instagram pinterest linkedin facebook twitter goodreads facebook circle twitter circle linkedin circle instagram circle goodreads circle pinterest circle

Blog

A Top Cybersecurity Professional Discusses China Writing Code

Richard Bejtlich is one of the top cybersecurity professionals in the world. He discusses technical issues in a manner that makes sense to a non-techie. That would be me. It is my guess, dear reader, that this would also be you.

I have interviewed Richard Bejtlich at length on two occasions. I am an avid follower of his blog for the thrillers I write.

On his TaoSecurity blog, he writes on topics of interest to "the hunters", those who defend U. S. government and corporations against foreign hackers and internal intruders.

Bejtlich is former Air Force Intelligence and as a civilian, was formerly the top cybersecurity professional at Mandiant, the company called in to fix the biggest and most damaging breaches. He was the head of the team that positively identified a PLA Army site as the source of major intrusions. His report led to the indictment of five named PLA hackers.

(See my previous blog on the Mandiant Report in the archives.)

Here is the quote at the top of his blog post about a recent article about the Chinese writing their own code. Read the full post at the web address below.

"Periodically I read about efforts by China, or Russia, or North Korea, or other countries to replace American software with indigenous or semi-indigenous alternatives. I then reply via Twitter that I love the idea, with a short reason why.

"This post will list the top five reasons why I want China and other likely targets of American foreign intelligence collection to run their own software."

https://taosecurity.blogspot.com/2017/03/five-reasons-i-want-china-running-its.html

 Read More 
Be the first to comment

China Bullies Hong Kong

The New York Times has today's headline in an Opinion Piece right. "China Bullies Hong Kong."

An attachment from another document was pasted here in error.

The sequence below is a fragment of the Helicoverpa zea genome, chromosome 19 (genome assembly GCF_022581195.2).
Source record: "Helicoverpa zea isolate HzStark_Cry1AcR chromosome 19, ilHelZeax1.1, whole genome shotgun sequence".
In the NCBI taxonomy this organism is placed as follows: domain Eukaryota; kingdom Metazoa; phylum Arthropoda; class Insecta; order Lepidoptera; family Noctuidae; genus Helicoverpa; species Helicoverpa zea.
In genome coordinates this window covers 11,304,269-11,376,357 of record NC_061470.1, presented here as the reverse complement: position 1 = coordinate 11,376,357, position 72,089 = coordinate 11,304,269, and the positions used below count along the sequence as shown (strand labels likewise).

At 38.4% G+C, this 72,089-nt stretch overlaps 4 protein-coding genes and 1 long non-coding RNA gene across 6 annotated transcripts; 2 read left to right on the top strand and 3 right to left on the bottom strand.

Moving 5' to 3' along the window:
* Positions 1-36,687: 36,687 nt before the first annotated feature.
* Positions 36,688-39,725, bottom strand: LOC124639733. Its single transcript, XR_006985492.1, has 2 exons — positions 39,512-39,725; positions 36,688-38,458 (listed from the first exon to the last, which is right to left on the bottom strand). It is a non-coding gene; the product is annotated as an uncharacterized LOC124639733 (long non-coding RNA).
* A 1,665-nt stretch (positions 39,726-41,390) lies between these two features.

Two elected officials, young advocates of independence for Hong Kong, were denied their seats in the legislature.

China promised Hong Kong would retain its democratic institutions when Hong Kong reverted to Chinese control in 1997 after centuries under British
 Read More 
Be the first to comment

Mark Zuckerberg Speaks Halting Mandarin

This is fascinating. Mark Zuckerberg, the founder of Facebook, speaks at Tsinghua University. He addresses a young and middle-aged audience for twenty minutes in halting Mandarin. He seems to do it from memory, without a teleprompter.

He speaks in tones, he struggles at bringing phrases to memory at times, but he is working at correct pronunciation, an exercise which pleases Chinese to no end. They usually think that Westerners are too damned dumb to get their language.

He is not a smooth speaker, as some Westerners are. Jon Hunstman, the former American ambassador, speaks fairly good Chinese and so does Jerome Cohen, the China lawyer. Zuckerberg even gets a laugh, which is pretty good for a Western barbarian. Thus the Great Wall across the great cultural divide may be breached and one wonders does this have any resonance for the Great Firewall that Chinese censors have placed around the Internet.

Zuckerberg, of course, is known to the Chinese as a technical genius. He speaks about connecting the world. This is a great performance. The audience applauds him. I have to run this story down, because I want to know more about it. Sty tuned for further reportage.



 Read More 
Be the first to comment

Chinese Hackers Attack 2 Hong Kong Government Sites

Richard Bejtlich, a top American expert at FireEye computer security, says that the hacking group APT 3 is no joke. They have hacked two Hong Kong government agencies. This is in advance of the Hong Kong Legislative Council elections.